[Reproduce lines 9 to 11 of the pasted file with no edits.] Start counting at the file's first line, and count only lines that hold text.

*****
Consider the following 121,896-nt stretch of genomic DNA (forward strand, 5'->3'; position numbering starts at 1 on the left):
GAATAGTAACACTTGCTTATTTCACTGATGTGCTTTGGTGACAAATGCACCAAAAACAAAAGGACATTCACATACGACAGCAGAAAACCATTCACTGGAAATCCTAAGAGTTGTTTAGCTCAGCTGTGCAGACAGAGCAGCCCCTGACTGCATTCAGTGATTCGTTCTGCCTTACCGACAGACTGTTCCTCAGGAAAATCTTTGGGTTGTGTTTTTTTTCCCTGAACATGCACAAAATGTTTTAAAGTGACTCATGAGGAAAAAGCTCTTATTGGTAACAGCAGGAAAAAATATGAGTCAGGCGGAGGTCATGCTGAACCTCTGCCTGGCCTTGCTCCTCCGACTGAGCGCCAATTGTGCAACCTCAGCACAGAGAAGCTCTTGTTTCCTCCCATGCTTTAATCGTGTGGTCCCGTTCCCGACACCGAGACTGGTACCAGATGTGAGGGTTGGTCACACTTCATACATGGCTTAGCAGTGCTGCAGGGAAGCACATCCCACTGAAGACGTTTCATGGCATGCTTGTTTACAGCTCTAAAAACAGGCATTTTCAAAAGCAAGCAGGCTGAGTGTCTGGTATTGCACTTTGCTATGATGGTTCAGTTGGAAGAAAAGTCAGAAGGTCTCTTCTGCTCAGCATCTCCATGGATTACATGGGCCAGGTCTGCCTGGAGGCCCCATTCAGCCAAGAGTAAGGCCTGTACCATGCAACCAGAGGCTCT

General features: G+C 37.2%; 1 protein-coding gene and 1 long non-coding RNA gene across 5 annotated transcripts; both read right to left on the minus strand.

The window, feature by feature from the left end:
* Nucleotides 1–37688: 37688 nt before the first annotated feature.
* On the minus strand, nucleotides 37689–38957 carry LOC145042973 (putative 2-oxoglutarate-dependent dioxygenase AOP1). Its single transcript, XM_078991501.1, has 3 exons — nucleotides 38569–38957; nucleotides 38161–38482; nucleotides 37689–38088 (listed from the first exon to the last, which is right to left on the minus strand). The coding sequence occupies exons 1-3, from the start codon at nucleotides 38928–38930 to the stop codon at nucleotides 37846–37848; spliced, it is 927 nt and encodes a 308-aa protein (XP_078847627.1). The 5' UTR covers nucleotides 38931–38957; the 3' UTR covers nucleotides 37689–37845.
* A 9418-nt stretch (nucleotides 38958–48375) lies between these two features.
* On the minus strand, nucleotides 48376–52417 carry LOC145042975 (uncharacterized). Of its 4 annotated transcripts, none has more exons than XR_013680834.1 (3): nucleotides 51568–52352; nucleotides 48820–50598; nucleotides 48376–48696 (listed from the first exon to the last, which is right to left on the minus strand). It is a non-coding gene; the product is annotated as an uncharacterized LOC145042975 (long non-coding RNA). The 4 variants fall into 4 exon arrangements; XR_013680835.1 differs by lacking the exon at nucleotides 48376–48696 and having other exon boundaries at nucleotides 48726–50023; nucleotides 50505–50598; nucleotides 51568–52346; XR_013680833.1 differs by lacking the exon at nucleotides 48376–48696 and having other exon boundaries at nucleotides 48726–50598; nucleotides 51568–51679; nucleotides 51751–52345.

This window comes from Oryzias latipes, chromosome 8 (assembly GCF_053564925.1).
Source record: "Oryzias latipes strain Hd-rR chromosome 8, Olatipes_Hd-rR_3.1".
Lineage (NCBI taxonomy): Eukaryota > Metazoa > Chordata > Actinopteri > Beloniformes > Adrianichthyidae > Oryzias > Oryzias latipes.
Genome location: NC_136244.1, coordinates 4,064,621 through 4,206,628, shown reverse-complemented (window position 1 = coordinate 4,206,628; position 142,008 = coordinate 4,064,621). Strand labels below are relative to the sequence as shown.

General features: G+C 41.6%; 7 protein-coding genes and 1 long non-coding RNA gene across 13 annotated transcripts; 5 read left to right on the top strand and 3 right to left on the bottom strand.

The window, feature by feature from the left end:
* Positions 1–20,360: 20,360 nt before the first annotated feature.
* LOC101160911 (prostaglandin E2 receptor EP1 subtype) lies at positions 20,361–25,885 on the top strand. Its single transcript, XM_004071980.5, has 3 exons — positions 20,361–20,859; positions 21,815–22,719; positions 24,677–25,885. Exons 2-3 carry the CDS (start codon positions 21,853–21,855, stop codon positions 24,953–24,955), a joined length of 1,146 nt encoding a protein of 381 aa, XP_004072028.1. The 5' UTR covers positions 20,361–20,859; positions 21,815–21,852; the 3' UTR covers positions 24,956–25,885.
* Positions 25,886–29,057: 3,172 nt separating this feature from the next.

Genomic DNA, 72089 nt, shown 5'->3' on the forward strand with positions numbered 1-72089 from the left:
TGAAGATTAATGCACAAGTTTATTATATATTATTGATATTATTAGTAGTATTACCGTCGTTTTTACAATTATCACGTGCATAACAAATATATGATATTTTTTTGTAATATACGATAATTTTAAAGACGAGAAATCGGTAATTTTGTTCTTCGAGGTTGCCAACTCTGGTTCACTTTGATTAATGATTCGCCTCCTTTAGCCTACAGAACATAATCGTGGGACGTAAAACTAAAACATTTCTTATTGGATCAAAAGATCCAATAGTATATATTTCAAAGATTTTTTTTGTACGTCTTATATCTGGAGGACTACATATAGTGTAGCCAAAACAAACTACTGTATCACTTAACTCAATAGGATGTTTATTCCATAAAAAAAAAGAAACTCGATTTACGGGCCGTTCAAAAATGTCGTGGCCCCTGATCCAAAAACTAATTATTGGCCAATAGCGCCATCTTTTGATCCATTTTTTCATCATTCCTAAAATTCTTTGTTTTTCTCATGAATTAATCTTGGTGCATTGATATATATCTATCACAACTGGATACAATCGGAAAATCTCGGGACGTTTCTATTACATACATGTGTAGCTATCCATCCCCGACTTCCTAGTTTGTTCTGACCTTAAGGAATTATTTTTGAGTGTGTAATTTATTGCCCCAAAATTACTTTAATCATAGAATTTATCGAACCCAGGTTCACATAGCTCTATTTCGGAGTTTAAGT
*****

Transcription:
This window comes from Oryzias latipes, chromosome 8 (assembly GCF_053564925.1).
Source record: "Oryzias latipes strain Hd-rR chromosome 8, Olatipes_Hd-rR_3.1".
Lineage (NCBI taxonomy): Eukaryota > Metazoa > Chordata > Actinopteri > Beloniformes > Adrianichthyidae > Oryzias > Oryzias latipes.